In Freeport, Maine, two women who have stood on Main Street waving the American flag every Tuesday morning since last September hope to be joined by hundreds of fellow townsfolk. In Seattle, the museum of flying will arrange 1,400 volunteers into a "human flag" that will wave silently in homage to the dead. In New York, an Oklahoma man will arrive at ground zero on a horse.

On a smaller scale, children will be invited to dress in red, white and blue for the day. Many people who hung flags on their houses or their cars a year ago will be doing the same tomorrow. Some people have talked of dipping their headlights at 8.46am. But these events will in some measure also be media moments, attempts to capture public attention as much as they are an expression of private sorrows.

Even where the atrocities of last year hit close to home, the compulsion to transform personal bereavement into a media event has been stunning. Lisa Beamer, the attractive blond widow of a passenger who died when United Airlines flight 93 crashed in Pennsylvania, has been praised over and over for her courage and her selflessness in setting up a foundation in her late husband's name to help children recover from bad accidents.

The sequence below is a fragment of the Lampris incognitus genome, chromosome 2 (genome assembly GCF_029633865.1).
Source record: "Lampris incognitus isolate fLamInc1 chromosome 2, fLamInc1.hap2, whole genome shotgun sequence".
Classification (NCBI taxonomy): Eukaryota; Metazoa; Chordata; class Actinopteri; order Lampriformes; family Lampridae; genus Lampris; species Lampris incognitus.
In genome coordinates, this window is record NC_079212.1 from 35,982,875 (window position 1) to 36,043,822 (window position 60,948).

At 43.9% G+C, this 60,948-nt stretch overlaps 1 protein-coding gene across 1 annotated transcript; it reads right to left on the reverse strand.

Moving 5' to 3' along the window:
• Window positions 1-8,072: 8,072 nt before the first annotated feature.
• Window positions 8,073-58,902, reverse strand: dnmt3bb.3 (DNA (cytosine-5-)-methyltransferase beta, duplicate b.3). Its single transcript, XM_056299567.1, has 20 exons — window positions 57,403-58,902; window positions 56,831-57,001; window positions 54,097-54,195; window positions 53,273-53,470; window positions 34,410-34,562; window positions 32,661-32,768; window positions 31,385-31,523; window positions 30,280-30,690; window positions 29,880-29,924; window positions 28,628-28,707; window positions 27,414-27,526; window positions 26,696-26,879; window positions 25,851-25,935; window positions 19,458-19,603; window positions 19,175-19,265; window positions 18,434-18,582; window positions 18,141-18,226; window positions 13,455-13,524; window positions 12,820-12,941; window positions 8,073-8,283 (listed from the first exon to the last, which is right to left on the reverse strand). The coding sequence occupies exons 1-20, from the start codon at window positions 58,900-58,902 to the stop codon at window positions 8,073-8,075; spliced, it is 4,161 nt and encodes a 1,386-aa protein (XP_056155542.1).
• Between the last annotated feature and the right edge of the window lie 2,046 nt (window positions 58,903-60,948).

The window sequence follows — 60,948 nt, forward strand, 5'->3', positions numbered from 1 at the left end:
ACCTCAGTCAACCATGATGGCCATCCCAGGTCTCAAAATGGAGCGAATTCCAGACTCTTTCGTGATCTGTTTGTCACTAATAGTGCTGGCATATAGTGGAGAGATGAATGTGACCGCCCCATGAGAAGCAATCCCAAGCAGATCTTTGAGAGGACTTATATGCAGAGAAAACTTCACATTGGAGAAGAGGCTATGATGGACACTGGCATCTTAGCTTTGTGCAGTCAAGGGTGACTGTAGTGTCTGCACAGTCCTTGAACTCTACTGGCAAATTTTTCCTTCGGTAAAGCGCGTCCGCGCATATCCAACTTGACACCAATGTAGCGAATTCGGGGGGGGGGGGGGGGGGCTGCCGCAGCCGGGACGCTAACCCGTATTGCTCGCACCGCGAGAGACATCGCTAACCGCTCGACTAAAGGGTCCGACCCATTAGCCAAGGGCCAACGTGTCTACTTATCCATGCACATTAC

But her husband Todd's celebrated call to action, "Let's Roll!", has also become a slogan merchandised on T-shirts and baseball caps. She has a book to sell and does the rounds of the national talk shows. Her website, beamerfoundation.org, is plugging the compilation pop album Let's Roll: Together In Unity, Faith And Hope produced in Nash-ville, home of country music.

Many Americans have expressed a weariness, even disgust, with the media-driven obsession with the anniversary. That does not mean they will not participate in the commemorations, but it does mean they will retain a certain scepticism towards them.

As Frank Megna, a Los Angeles theatre producer, put it this week: "The 9/11 victims think they are getting closer to the truth by baring it all, but what we are seeing is a distortion of what they are actually experiencing. It's really more like a farce."